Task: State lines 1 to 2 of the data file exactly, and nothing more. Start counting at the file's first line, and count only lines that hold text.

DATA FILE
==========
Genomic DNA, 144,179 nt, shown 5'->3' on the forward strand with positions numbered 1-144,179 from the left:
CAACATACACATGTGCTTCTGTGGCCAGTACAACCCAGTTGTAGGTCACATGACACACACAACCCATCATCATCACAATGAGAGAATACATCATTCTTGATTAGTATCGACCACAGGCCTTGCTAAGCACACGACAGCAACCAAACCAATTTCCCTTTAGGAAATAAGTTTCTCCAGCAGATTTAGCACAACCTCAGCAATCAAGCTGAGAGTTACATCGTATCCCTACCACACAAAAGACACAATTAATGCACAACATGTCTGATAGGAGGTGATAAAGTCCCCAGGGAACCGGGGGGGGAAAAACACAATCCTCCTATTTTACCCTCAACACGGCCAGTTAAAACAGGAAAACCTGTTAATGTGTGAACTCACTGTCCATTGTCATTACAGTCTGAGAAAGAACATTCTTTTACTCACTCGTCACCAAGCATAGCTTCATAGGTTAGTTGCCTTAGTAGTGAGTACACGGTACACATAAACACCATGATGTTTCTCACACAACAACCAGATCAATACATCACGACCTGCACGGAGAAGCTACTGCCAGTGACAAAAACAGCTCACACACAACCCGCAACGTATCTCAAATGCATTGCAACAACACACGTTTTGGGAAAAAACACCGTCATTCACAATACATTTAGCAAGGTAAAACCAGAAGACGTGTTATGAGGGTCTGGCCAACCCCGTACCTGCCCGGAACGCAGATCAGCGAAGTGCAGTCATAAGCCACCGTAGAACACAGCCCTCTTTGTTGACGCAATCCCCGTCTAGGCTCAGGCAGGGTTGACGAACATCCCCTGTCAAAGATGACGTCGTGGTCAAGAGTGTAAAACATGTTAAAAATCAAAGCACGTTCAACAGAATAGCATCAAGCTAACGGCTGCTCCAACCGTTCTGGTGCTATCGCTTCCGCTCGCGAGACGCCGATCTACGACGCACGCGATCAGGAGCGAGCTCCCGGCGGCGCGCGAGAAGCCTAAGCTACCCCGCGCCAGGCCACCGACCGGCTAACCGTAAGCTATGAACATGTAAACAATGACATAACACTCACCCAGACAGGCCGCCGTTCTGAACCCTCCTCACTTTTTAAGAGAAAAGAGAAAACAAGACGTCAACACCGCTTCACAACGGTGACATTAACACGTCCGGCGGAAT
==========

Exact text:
Genomic DNA, 144,179 nt, shown 5'->3' on the forward strand with positions numbered 1-144,179 from the left:
CAACATACACATGTGCTTCTGTGGCCAGTACAACCCAGTTGTAGGTCACATGACACACACAACCCATCATCATCACAATGAGAGAATACATCATTCTTGATTAGTATCGACCACAGGCCTTGCTAAGCACACGACAGCAACCAAACCAATTTCCCTTTAGGAAATAAGTTTCTCCAGCAGATTTAGCACAACCTCAGCAATCAAGCTGAGAGTTACATCGTATCCCTACCACACAAAAGACACAATTAATGCACAACATGTCTGATAGGAGGTGATAAAGTCCCCAGGGAACCGGGGGGGGAAAAACACAATCCTCCTATTTTACCCTCAACACGGCCAGTTAAAACAGGAAAACCTGTTAATGTGTGAACTCACTGTCCATTGTCATTACAGTCTGAGAAAGAACATTCTTTTACTCACTCGTCACCAAGCATAGCTTCATAGGTTAGTTGCCTTAGTAGTGAGTACACGGTACACATAAACACCATGATGTTTCTCACACAACAACCAGATCAATACATCACGACCTGCACGGAGAAGCTACTGCCAGTGACAAAAACAGCTCACACACAACCCGCAACGTATCTCAAATGCATTGCAACAACACACGTTTTGGGAAAAAACACCGTCATTCACAATACATTTAGCAAGGTAAAACCAGAAGACGTGTTATGAGGGTCTGGCCAACCCCGTACCTGCCCGGAACGCAGATCAGCGAAGTGCAGTCATAAGCCACCGTAGAACACAGCCCTCTTTGTTGACGCAATCCCCGTCTAGGCTCAGGCAGGGTTGACGAACATCCCCTGTCAAAGATGACGTCGTGGTCAAGAGTGTAAAACATGTTAAAAATCAAAGCACGTTCAACAGAATAGCATCAAGCTAACGGCTGCTCCAACCGTTCTGGTGCTATCGCTTCCGCTCGCGAGACGCCGATCTACGACGCACGCGATCAGGAGCGAGCTCCCGGCGGCGCGCGAGAAGCCTAAGCTACCCCGCGCCAGGCCACCGACCGGCTAACCGTAAGCTATGAACATGTAAACAATGACATAACACTCACCCAGACAGGCCGCCGTTCTGAACCCTCCTCACTTTTTAAGAGAAAAGAGAAAACAAGACGTCAACACCGCTTCACAACGGTGACATTAACACGTCCGGCGGAAT